It’s not the amount of food, it’s how you eat it.

Binge eating is not defined by the amount of food you eat but by the way you eat it.

When I find myself eating something when I’m not hungry, I know it’s an indication that something else is going on. My primal, “animal” brain is triggered, or I’m responding to habitual behavior that I’ve ingrained into my brain over time.

When I’m feeling on my game, life is good, things are great – I can easily say, “no, thank you” if offered food when I’m not hungry. I am rational, I know that I do not need the extra 3 bowls of ice cream for survival (as my animal urges would try to convince me). I can stay present to my urges but allow them to pass.

But then there comes a moment when I find myself eating when I know I’m not hungry.

Last night was one of those times.

I’d worked a full 10-hour day and had wound down by preparing and eating dinner. As I washed my dishes and cleaned up, I settled down to read and suck on a few pieces of dark chocolate. This was my normal routine.

I finished the chocolate and could hear the little niggle in my brain, itching to go get another piece of chocolate. I knew I also had some sugar-free Reece cups in the freezer. It took about 30 seconds of me debating before I was up, in the kitchen, grabbing a few more pieces of chocolate and opening the small bag of Reece cups.

Back to the couch, book in my lap, chocolates melting in my mouth. I reached for another, and another…and then the chocolates and the bag of Reece cups were finished.

And…up again to the kitchen to the freezer to hunt for a second small bag of Reece cups I knew I’d stashed in the back (just in case).

After I had completed that second bag, I hardly felt more satisfied. I knew there was something else bothering me, and I was no irritated that I’d consumed so many empty calories of chocolate and Reece cups.

Compared to my chew-and-spit or binge/purge days, this amount of food hardly seemed like it would qualify as a binge. But I know now that it’s that it’s not the amount of food but the way food is eaten that constitutes a binge.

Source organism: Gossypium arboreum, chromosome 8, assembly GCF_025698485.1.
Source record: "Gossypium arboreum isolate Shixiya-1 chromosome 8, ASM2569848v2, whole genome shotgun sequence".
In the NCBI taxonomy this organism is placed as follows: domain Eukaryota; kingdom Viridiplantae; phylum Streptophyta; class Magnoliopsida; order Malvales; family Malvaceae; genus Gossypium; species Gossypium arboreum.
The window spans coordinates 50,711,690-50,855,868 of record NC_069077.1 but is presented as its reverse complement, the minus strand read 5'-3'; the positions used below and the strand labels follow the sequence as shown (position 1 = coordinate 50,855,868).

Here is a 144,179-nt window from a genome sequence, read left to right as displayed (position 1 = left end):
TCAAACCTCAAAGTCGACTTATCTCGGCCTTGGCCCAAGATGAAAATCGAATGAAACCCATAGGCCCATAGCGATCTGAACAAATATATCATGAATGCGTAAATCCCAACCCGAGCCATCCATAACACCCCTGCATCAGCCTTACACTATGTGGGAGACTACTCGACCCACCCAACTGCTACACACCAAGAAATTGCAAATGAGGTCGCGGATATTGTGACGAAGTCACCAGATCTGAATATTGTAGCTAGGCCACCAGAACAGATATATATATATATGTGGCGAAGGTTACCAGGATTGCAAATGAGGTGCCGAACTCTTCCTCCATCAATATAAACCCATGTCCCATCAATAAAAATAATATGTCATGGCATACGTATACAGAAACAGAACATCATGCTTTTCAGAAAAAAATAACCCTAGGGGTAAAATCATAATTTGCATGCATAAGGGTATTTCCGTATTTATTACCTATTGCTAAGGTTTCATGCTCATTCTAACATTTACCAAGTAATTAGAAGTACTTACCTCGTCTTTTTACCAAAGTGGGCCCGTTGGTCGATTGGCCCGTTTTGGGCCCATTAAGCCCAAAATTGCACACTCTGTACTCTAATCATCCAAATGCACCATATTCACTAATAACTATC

It’s how you eat it.

It might be one cookie, or a few Tootsie Rolls, or 3 pizzas. Regardless of the amount, if I eat them with urgency, desperation, and the pressing need for an altered state, I know it’s a binge. It’s a response to a triggered brain (from emotions, stress, hormones, whatever) or a brain that’s gotten really used to turning to food for pleasure and comfort.

One of the most counter-intuitive responses to binges I’ve learned is that compassion, kindness and curiosity are necessary to be able to recover. I have to be able to stay present with myself, to allow whatever emotions I’m having to come and pass. If I go into beating myself up, feeling anger or shame, I just get more triggered.

So I went to bed that night to get out of the state I was in, and woke the next morning offering curiosity to myself instead of judgement.

Having the urge to binge, or finding yourself in a binge, is your own way of getting your attention. It’s like a road sign saying, “Warning! I need attention! Notice me!”

Here’s How To Handle The Urges…

The next time you feel the urge to binge eat, give yourself a few moments to pause. It doesn’t have to be long: 2-3 minutes will do. You need to have a break in the compulsion to stop, breathe, and be gentle enough with yourself to watch your thoughts.

Notice the urges and whatever sensation the urges bring for you: anxiety? Panic? Loss or sadness? Excitement?

You can go ahead with the binge if you still want to, but now you’ve established awareness. When you have this awareness, take note of how the food tastes as you place it in your mouth. Watch your thoughts. Do you feel relief and pleasure? That’s usually my first response. As you finish, check in with yourself to see how you feel afterward. Do you feel the way you expected to? Do you feel the way you want to?

The first few times I binged (or after going for several months without binging), I felt pleasure and comfort as I ate the food I’d been avoiding for so long. It was great, and literally intoxicated my brain with feel-good chemicals. A few more times of this and I would be hooked.

Then the problem shifts from being a response to a trigger (like deprivation, stress, emotions or a situation) to being a habit. A craving of the brain for the feel-good chemicals.

Being able to watch yourself have cravings and respond to them is a massive leap of self-awareness. It’s the first move towards unraveling of the web of compulsion and habit wrapped up around food.

If you want to learn how to break through your habit of overeating or binge eating, my Binge Eating Breakthrough ebook is for you. You'll learn powerful tools and distinctions to be able to understand and overcome your urges to eat more than you want. You'll also learn step-by-step strategies for managing your cravings and feeling control with food.

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